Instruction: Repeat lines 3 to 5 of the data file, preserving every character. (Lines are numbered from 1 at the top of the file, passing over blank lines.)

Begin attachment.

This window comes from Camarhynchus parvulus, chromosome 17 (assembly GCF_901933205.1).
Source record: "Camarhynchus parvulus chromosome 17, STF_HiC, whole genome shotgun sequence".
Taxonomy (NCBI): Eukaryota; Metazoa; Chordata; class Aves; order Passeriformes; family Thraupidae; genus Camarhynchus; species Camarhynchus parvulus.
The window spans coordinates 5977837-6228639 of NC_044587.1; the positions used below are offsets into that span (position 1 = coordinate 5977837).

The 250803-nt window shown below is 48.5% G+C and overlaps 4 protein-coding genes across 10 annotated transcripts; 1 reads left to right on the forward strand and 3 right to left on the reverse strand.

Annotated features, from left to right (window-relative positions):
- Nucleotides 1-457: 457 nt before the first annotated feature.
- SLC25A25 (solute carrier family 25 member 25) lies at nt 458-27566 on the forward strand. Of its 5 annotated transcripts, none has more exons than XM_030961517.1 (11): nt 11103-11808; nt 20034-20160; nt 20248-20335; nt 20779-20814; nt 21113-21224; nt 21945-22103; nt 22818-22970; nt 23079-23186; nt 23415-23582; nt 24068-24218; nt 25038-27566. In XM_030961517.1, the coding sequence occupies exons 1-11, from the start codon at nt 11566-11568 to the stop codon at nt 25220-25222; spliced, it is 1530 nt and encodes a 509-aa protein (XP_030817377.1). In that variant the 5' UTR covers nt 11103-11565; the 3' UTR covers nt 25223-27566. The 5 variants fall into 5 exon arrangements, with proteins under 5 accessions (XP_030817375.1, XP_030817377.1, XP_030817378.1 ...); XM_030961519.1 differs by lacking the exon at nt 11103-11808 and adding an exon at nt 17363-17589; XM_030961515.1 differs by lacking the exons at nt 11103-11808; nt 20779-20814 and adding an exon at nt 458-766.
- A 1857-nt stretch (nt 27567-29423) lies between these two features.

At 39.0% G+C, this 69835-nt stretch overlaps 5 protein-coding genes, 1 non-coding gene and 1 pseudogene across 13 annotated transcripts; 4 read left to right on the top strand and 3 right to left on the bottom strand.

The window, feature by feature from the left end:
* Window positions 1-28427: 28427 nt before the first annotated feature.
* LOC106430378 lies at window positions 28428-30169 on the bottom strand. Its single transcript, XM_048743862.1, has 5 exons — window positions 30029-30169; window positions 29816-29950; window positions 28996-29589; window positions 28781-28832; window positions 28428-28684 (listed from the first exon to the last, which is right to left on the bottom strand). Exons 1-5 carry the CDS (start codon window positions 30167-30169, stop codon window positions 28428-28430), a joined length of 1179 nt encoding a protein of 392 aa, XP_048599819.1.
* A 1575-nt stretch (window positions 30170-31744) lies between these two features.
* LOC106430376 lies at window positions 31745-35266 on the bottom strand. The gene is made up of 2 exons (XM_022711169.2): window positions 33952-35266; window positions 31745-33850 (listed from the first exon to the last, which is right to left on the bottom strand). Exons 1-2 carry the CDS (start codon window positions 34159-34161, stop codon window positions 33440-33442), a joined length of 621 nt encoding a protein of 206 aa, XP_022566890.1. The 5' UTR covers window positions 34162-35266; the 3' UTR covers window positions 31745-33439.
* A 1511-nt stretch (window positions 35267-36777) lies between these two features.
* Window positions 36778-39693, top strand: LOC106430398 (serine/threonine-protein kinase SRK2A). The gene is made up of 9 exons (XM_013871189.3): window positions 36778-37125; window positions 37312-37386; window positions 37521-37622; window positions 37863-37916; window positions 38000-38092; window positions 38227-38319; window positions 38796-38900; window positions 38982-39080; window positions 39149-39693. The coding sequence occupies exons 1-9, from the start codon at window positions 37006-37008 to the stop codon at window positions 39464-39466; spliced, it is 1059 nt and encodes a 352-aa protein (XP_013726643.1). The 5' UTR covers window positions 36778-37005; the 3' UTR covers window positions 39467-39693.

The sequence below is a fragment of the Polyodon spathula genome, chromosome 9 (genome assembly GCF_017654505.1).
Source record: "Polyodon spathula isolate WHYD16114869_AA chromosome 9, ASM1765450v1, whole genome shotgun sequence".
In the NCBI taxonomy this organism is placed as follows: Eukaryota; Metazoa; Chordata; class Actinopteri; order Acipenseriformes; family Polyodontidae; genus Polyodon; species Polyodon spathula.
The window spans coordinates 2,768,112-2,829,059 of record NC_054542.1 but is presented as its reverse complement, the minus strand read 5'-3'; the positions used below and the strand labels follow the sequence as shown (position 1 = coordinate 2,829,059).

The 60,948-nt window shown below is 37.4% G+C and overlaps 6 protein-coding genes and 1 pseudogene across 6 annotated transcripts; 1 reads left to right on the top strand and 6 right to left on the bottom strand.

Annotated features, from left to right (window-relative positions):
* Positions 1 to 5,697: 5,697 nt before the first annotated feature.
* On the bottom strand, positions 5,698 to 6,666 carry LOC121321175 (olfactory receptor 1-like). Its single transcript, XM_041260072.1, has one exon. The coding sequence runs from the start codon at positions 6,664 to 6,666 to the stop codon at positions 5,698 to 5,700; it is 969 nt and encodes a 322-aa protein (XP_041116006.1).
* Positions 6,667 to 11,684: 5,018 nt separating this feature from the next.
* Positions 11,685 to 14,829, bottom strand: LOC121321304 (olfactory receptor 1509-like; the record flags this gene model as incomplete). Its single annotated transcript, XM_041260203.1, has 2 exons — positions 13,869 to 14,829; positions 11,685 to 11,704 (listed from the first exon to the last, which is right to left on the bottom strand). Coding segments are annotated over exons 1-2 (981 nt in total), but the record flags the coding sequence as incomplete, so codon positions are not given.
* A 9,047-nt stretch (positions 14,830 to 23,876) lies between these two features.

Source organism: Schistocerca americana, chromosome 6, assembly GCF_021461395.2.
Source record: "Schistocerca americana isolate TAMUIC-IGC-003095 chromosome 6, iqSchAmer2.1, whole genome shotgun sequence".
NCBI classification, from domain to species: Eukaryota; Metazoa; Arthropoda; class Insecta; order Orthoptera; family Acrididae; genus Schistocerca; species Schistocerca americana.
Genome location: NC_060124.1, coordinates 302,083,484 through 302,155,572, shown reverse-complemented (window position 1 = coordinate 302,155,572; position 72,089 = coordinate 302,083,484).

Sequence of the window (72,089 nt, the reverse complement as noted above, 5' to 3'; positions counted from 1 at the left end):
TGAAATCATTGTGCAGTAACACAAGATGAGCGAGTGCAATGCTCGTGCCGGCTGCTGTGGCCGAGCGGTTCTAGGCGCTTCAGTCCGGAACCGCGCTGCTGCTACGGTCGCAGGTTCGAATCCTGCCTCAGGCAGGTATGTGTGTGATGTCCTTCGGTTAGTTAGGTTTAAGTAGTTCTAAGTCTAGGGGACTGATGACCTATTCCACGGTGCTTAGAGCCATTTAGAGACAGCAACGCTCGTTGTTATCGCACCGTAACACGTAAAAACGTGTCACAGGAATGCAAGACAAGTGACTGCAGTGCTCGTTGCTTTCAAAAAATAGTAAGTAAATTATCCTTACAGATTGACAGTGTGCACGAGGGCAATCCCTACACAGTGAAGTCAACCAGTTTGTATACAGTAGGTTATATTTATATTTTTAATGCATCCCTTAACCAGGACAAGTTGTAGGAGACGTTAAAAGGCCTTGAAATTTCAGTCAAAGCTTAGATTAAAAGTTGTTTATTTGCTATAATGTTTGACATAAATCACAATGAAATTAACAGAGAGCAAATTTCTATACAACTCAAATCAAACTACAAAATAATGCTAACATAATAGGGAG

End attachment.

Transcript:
Taxonomy (NCBI): Eukaryota; Metazoa; Chordata; class Aves; order Passeriformes; family Thraupidae; genus Camarhynchus; species Camarhynchus parvulus.
The window spans coordinates 5977837-6228639 of NC_044587.1; the positions used below are offsets into that span (position 1 = coordinate 5977837).

The 250803-nt window shown below is 48.5% G+C and overlaps 4 protein-coding genes across 10 annotated transcripts; 1 reads left to right on the forward strand and 3 right to left on the reverse strand.